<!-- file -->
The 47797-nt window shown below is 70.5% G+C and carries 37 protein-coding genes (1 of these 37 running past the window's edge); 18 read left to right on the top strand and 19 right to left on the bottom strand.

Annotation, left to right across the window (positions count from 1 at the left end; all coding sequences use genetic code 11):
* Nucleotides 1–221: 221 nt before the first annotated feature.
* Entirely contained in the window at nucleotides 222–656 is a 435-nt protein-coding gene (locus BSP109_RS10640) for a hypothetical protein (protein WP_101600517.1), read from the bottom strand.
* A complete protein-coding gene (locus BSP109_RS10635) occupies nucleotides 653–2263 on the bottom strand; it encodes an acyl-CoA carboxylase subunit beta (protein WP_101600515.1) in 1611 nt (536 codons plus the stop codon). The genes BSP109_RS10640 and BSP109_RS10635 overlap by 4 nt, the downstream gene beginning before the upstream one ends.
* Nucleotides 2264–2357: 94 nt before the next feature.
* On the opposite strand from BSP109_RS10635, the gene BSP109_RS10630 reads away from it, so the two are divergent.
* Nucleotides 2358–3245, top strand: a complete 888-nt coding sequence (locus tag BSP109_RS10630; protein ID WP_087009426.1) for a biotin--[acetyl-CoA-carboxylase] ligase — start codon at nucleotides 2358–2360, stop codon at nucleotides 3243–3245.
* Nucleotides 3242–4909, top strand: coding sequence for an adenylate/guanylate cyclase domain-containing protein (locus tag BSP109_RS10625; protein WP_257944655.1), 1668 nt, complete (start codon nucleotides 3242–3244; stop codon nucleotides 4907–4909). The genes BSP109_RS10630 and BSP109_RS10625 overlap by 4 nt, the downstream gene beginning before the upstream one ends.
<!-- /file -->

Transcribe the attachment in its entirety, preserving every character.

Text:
The 47797-nt window shown below is 70.5% G+C and carries 37 protein-coding genes (1 of these 37 running past the window's edge); 18 read left to right on the top strand and 19 right to left on the bottom strand.

Annotation, left to right across the window (positions count from 1 at the left end; all coding sequences use genetic code 11):
* Nucleotides 1–221: 221 nt before the first annotated feature.
* Entirely contained in the window at nucleotides 222–656 is a 435-nt protein-coding gene (locus BSP109_RS10640) for a hypothetical protein (protein WP_101600517.1), read from the bottom strand.
* A complete protein-coding gene (locus BSP109_RS10635) occupies nucleotides 653–2263 on the bottom strand; it encodes an acyl-CoA carboxylase subunit beta (protein WP_101600515.1) in 1611 nt (536 codons plus the stop codon). The genes BSP109_RS10640 and BSP109_RS10635 overlap by 4 nt, the downstream gene beginning before the upstream one ends.
* Nucleotides 2264–2357: 94 nt before the next feature.
* On the opposite strand from BSP109_RS10635, the gene BSP109_RS10630 reads away from it, so the two are divergent.
* Nucleotides 2358–3245, top strand: a complete 888-nt coding sequence (locus tag BSP109_RS10630; protein ID WP_087009426.1) for a biotin--[acetyl-CoA-carboxylase] ligase — start codon at nucleotides 2358–2360, stop codon at nucleotides 3243–3245.
* Nucleotides 3242–4909, top strand: coding sequence for an adenylate/guanylate cyclase domain-containing protein (locus tag BSP109_RS10625; protein WP_257944655.1), 1668 nt, complete (start codon nucleotides 3242–3244; stop codon nucleotides 4907–4909). The genes BSP109_RS10630 and BSP109_RS10625 overlap by 4 nt, the downstream gene beginning before the upstream one ends.